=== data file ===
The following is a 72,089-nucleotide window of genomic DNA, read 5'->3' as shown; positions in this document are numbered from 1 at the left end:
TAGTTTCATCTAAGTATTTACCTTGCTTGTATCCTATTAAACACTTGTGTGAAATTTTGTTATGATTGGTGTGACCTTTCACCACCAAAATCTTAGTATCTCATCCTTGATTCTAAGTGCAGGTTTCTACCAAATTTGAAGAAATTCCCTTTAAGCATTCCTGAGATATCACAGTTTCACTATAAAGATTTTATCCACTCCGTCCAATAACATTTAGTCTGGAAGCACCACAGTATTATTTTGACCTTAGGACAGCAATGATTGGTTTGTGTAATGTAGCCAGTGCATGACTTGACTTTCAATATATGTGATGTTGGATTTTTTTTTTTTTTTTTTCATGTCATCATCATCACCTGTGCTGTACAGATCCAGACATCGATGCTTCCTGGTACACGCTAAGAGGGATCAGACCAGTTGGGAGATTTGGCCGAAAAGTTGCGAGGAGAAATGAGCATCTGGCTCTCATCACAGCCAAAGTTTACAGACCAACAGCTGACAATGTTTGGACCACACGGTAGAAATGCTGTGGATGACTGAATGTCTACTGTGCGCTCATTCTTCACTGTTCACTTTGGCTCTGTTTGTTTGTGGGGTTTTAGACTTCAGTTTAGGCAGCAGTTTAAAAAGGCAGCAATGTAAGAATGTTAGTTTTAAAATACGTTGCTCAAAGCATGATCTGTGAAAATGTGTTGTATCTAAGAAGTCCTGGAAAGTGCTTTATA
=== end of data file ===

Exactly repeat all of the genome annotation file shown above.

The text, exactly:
The following is a 72,089-nucleotide window of genomic DNA, read 5'->3' as shown; positions in this document are numbered from 1 at the left end:
TAGTTTCATCTAAGTATTTACCTTGCTTGTATCCTATTAAACACTTGTGTGAAATTTTGTTATGATTGGTGTGACCTTTCACCACCAAAATCTTAGTATCTCATCCTTGATTCTAAGTGCAGGTTTCTACCAAATTTGAAGAAATTCCCTTTAAGCATTCCTGAGATATCACAGTTTCACTATAAAGATTTTATCCACTCCGTCCAATAACATTTAGTCTGGAAGCACCACAGTATTATTTTGACCTTAGGACAGCAATGATTGGTTTGTGTAATGTAGCCAGTGCATGACTTGACTTTCAATATATGTGATGTTGGATTTTTTTTTTTTTTTTTTCATGTCATCATCATCACCTGTGCTGTACAGATCCAGACATCGATGCTTCCTGGTACACGCTAAGAGGGATCAGACCAGTTGGGAGATTTGGCCGAAAAGTTGCGAGGAGAAATGAGCATCTGGCTCTCATCACAGCCAAAGTTTACAGACCAACAGCTGACAATGTTTGGACCACACGGTAGAAATGCTGTGGATGACTGAATGTCTACTGTGCGCTCATTCTTCACTGTTCACTTTGGCTCTGTTTGTTTGTGGGGTTTTAGACTTCAGTTTAGGCAGCAGTTTAAAAAGGCAGCAATGTAAGAATGTTAGTTTTAAAATACGTTGCTCAAAGCATGATCTGTGAAAATGTGTTGTATCTAAGAAGTCCTGGAAAGTGCTTTATA